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Weapons of Mass Destruction (WMD)

Taiwan still optimistic about shifting to all-volunteer military

ROC Central News Agency

2015/08/27 22:49:40

Taipei, Aug. 27 (CNA) Taiwan's Ministry of National Defense on Thursday expressed optimism over its plan to shift to an all-volunteer force by 2017, after it decided recently to push back the target date for ending conscription.

During a press event, Defense Minister Kao Kuang-chi (高廣圻) said that the military will continue its plan to push for a volunteer-military system.

Citing statistics, he said the military recruited about 15,000 volunteer soldiers last year, more than its original target.

So far this year, it has recruited more than 10,000, he said, adding that he believes the final recruitment number for the year would exceed the target originally set.

Kao's remarks came two days after the Defense Ministry unexpectedly announced that it would continue to draft eligible citizens born before the end of 1993, enlisting another 23,100 soldiers, with the approval of the Cabinet.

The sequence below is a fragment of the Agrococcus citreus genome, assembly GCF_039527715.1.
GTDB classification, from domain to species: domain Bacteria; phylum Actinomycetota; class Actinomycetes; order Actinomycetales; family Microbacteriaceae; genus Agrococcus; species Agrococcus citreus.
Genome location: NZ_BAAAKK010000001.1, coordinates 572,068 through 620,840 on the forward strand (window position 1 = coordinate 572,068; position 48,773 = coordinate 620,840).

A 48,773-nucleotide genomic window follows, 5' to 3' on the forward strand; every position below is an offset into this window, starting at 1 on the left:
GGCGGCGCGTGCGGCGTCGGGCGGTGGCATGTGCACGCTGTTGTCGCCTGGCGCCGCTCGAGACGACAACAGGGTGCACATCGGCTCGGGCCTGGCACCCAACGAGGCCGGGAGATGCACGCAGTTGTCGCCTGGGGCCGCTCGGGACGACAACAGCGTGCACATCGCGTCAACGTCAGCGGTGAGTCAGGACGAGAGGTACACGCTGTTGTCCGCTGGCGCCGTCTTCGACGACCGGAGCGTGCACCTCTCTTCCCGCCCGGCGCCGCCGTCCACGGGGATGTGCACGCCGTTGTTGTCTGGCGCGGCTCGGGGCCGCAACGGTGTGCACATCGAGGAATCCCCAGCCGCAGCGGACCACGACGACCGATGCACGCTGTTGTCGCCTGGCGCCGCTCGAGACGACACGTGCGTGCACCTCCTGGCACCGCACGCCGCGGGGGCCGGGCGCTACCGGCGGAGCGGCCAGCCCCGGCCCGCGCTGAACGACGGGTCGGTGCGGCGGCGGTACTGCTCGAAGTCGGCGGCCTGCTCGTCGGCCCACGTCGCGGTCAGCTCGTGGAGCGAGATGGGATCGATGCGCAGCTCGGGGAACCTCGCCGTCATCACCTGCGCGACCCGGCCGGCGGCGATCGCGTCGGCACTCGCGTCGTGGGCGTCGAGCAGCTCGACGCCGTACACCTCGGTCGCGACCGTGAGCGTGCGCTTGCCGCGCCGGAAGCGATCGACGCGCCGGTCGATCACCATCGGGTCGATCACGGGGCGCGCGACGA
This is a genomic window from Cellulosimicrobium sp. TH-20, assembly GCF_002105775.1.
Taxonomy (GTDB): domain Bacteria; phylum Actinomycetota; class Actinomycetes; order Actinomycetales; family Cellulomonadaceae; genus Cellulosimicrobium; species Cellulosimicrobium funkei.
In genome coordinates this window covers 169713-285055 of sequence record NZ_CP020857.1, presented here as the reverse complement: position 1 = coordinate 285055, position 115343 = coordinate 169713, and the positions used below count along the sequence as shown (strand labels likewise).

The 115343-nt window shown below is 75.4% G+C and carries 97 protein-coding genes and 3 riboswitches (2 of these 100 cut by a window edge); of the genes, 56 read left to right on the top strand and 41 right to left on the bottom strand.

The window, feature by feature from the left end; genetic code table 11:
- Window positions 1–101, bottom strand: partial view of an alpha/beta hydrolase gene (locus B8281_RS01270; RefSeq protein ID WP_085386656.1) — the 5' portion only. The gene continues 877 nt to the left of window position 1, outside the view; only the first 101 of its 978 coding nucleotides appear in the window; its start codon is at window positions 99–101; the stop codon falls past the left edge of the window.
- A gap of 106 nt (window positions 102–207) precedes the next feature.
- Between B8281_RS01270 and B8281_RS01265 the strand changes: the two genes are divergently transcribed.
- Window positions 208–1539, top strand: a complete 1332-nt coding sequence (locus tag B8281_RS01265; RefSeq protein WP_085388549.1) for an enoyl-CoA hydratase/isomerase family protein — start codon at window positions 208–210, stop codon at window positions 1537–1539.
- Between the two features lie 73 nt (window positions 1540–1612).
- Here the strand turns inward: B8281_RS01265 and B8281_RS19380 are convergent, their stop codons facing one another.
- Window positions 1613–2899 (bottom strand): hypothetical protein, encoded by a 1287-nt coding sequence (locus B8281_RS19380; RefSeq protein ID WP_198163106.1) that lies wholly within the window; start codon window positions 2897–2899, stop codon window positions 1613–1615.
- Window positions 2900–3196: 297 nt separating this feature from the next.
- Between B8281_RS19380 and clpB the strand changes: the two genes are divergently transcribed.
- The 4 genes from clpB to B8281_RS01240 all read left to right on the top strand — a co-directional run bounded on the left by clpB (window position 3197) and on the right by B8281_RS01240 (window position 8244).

The plan was revised because the military does not expect to meet its target for recruiting volunteer troops at the end of 2016, it said, but it denied that its plan to introduce volunteer troops had failed.

The ministry's original plan had been to end conscription after 2015 and to discharge the newest conscripts after one year of service, at the end of 2016, leaving an all-volunteer force.

Those who were unable to enlist before the end of this year for valid reasons will be assigned to alternative service for a year, according to the ministry.

The change of plan by the ministry has been described in some media reports as a "bounced check," but Kao reiterated that the ministry's plan had always involved a mixed force of volunteers and conscripts.

Kao also stressed that men born after Jan. 1, 1994 are to remain exempt from compulsory military service and would be required to undergo four months of military training instead.

Taiwan plans to shift to an all-volunteer force by 2017. It originally planned for the transition to be completed by 2015, but had pushed the date back due to lower-than-expected recruitment numbers.

(By Lu Hsin-hui and Elaine Hou)



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